As Twitter Shuts Down More Offerings, Where Does It Go Now?

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What exactly is Twitter? That’s a question some are asking as the company continues to close down services from competing companies that are based around the core 140 character social phenomenon. The latest to be affected is TwapperKeeper, which has been forced to shut down its API and archiving features after Twitter complained that the company wasn’t following its Terms of Service agreement.

TwapperKeeper founder John O’Brien believes this may be the start of a cull in Twitter-related companies:

What I’m seeing is, anybody who is ‘syndicating’ content, ie allowing it to be downloaded and exported in any structured way, is running afoul of the terms of service. If it’s in HTML, it’s fine. The minute it became structured it became a problem.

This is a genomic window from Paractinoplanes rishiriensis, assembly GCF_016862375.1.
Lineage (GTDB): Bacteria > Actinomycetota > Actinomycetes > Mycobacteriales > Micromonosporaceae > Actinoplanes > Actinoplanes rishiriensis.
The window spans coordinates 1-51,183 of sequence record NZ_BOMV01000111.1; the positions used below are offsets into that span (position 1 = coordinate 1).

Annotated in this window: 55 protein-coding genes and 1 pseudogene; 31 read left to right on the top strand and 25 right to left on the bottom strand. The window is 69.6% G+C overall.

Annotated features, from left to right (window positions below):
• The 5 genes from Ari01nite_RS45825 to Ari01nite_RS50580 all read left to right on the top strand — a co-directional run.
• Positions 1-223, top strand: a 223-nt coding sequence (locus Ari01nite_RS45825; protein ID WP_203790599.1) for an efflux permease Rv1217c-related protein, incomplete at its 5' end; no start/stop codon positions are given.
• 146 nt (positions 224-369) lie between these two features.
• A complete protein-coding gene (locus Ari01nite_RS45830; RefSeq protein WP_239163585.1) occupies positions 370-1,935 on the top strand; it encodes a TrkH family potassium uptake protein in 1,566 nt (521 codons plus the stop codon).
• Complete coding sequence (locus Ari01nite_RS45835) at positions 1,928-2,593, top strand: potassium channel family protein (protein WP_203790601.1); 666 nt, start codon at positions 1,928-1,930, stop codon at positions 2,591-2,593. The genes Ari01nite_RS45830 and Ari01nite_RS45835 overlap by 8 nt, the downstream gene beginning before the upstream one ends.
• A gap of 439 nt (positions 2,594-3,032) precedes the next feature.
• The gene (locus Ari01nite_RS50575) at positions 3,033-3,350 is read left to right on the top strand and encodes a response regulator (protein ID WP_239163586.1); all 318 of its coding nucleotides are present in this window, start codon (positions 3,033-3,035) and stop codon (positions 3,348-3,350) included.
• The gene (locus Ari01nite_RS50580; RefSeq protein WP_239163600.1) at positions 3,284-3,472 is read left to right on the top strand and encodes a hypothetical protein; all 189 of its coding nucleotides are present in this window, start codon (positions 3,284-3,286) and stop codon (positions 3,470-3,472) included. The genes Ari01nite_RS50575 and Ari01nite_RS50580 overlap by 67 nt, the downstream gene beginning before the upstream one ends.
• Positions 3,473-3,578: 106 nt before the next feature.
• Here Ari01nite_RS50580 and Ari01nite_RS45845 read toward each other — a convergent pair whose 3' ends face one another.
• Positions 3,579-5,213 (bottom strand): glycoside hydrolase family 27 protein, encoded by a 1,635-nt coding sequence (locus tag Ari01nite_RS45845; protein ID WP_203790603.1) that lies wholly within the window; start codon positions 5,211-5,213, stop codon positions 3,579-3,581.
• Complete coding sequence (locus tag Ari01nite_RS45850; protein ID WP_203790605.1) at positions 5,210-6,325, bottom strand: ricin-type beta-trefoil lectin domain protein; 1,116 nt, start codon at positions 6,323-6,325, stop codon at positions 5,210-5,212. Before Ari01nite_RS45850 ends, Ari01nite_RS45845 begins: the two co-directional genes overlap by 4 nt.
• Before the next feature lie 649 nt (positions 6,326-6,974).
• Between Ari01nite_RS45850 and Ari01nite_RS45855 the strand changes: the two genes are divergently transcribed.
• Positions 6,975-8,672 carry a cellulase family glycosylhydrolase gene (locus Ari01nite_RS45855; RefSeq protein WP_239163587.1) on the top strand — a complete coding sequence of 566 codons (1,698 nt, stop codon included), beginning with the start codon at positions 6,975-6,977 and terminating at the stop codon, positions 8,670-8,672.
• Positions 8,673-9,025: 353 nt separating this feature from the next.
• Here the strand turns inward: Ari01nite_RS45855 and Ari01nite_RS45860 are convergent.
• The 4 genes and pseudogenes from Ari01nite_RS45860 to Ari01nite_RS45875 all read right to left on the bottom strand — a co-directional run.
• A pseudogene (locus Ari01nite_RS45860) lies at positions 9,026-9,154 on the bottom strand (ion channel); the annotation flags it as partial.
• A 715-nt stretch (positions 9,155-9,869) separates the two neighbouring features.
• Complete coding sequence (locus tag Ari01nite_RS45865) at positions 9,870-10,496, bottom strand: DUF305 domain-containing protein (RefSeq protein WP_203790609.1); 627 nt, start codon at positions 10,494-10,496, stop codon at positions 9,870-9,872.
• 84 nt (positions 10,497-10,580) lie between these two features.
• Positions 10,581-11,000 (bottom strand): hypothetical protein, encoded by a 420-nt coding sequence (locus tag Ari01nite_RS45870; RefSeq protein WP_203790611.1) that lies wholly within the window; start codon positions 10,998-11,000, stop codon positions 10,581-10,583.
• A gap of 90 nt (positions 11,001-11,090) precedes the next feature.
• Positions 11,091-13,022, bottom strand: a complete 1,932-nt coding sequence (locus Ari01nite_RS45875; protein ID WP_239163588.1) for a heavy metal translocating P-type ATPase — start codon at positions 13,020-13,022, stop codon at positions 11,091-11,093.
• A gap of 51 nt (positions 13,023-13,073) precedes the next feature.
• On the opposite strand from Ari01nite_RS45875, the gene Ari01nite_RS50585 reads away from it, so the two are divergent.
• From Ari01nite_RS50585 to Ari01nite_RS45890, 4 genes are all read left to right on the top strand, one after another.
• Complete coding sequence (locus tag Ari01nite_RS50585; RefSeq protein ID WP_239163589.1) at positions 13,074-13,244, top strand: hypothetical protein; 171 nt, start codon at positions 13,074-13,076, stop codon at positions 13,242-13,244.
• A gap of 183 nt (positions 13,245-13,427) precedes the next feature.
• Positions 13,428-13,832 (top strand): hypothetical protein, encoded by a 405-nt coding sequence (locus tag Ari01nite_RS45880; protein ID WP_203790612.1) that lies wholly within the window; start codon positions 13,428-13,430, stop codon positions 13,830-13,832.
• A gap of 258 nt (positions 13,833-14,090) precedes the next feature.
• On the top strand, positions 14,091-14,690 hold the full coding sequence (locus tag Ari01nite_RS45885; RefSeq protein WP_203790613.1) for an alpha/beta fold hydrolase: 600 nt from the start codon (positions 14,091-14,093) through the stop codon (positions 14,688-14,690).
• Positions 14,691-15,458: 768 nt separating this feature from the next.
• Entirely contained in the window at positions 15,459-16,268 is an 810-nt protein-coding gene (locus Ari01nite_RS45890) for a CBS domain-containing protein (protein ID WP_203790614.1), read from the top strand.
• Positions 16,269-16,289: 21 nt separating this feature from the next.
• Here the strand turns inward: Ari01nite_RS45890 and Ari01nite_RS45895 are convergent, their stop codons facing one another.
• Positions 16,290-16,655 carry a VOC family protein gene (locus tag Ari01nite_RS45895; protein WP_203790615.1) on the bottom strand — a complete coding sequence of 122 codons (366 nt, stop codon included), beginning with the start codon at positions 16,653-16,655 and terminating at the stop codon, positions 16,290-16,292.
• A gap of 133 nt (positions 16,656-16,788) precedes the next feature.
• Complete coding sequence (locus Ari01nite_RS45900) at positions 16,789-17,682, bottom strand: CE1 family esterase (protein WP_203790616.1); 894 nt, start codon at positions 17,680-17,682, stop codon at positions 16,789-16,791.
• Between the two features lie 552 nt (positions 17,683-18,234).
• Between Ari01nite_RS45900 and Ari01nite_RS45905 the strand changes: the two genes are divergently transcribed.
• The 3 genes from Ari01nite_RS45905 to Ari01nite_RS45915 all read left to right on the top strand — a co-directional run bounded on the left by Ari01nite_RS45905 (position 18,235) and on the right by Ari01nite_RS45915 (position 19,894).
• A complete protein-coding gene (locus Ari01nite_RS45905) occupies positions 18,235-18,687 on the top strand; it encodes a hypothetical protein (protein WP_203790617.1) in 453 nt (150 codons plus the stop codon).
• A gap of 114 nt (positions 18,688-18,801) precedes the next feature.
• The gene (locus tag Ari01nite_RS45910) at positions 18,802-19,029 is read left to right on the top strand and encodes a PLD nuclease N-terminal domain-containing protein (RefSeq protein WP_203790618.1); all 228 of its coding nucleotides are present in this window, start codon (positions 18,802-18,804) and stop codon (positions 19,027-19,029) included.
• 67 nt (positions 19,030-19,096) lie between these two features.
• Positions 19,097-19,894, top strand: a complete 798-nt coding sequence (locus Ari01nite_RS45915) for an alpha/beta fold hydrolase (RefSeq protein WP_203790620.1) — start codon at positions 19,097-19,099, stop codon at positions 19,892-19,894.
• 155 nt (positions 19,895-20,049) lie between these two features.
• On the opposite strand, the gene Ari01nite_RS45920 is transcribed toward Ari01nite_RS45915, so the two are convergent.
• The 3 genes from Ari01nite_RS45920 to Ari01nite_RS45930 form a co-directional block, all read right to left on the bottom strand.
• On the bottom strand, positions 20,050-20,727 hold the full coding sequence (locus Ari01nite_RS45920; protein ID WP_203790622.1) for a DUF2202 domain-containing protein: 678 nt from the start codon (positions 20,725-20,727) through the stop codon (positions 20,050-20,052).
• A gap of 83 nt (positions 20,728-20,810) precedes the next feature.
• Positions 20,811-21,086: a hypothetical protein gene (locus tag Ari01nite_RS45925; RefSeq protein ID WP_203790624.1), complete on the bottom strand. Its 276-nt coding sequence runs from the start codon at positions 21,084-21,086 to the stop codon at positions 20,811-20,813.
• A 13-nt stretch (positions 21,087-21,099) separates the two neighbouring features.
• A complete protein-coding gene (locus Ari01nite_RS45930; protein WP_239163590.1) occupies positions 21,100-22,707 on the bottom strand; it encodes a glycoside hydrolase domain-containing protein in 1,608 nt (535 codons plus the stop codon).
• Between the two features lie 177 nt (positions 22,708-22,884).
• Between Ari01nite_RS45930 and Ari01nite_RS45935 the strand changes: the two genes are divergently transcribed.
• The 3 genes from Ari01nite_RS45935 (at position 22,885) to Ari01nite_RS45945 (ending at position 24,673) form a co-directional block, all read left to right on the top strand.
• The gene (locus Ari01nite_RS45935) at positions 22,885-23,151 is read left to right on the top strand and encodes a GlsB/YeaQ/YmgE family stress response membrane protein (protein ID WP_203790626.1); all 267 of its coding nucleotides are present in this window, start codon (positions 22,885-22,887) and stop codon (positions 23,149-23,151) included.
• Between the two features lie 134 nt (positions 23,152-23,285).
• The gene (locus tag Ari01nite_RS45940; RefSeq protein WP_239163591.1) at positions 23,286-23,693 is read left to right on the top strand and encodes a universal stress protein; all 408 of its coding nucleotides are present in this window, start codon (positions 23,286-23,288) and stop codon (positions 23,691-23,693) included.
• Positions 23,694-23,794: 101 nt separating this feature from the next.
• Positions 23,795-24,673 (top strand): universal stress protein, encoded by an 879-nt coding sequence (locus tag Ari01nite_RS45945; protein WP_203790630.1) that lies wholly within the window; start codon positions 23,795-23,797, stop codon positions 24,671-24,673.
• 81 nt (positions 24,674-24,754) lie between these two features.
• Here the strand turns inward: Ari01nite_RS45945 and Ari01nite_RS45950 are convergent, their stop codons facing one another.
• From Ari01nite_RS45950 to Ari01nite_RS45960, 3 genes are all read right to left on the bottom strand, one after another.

TwapperKeeper wasn’t the first company to be affected by Twitter’s new enforcement policies; last week, the company suspended UberTwitter and twidroyd for violating policies, only to unsuspend them the next day. Twitter’s official response? That this is business as usual:

We ask all developers in the Twitter ecosystem to abide by a simple set of rules that are in the interests of our users, as well as the health and vitality of the platform as a whole. We often take actions to enforce these rules; in fact, on an average day we turn off more than one hundred services that violate our API rules of the road. This keeps the ecosystem fair for everyone.

If Twitter keeps closing down satellite services that it doesn’t like the look of, the question becomes whether Twitter will start adding these services itself, or whether there’s another solution available – like said companies paying for licenses that allow them to keep doing what they’re doing. What is Twitter? Looking at the current evidence, the answer may be “Something that’s decided to start taking monetization very seriously.”

More on Techland:

Twitter Reinstates UberMedia Apps

Survey: Twitter’s Trending Topics Reinforce User’s Love Of Mainstream Media

Twitter’s Promoted Trends To Cost $20,000 More

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